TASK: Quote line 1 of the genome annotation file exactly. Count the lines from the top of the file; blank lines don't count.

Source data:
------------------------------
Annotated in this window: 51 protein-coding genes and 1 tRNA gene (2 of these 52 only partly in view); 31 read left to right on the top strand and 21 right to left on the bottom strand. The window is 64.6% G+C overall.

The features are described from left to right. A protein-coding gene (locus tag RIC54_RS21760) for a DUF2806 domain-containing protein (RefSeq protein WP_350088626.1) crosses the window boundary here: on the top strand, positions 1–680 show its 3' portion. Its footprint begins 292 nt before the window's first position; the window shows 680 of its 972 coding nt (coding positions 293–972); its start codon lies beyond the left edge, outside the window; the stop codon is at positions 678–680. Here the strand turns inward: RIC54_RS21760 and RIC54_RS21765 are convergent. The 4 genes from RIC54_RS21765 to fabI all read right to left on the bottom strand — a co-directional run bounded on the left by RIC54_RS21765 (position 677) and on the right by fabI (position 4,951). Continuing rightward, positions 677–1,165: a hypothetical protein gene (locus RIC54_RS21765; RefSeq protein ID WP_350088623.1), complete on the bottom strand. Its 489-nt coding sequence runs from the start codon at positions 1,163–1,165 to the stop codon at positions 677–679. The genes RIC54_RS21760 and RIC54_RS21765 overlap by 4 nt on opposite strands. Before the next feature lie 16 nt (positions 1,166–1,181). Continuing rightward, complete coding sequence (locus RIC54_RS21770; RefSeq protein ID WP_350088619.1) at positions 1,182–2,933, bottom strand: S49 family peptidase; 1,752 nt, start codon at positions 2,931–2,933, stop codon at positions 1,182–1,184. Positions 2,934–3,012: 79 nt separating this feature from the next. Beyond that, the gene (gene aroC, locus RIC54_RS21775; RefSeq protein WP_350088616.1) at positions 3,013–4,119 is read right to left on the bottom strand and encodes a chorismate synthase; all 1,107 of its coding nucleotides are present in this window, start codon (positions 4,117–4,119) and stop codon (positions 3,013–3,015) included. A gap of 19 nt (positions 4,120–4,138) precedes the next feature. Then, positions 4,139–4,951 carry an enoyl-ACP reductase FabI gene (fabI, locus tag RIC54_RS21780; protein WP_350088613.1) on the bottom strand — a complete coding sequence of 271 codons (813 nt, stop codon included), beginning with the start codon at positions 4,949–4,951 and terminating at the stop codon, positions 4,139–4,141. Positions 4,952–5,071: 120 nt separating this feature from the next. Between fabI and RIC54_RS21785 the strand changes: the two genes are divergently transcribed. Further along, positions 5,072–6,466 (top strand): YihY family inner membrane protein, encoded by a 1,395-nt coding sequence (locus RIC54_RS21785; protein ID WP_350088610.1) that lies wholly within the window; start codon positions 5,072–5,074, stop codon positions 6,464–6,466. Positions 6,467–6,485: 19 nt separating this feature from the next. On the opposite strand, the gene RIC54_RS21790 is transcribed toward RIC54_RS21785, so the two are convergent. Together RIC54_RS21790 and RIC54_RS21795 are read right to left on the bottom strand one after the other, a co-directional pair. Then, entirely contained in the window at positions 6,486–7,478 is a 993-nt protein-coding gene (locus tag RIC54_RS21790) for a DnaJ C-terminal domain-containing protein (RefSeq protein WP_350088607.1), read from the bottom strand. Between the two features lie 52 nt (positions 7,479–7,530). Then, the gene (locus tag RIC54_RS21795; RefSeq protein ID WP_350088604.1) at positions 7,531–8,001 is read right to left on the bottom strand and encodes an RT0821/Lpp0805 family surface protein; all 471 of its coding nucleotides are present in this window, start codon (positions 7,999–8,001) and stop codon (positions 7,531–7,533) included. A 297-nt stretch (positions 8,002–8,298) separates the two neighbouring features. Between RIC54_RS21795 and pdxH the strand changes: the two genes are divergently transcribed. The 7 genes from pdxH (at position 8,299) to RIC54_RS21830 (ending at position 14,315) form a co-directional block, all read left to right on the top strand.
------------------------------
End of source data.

Annotated in this window: 51 protein-coding genes and 1 tRNA gene (2 of these 52 only partly in view); 31 read left to right on the top strand and 21 right to left on the bottom strand. The window is 64.6% G+C overall.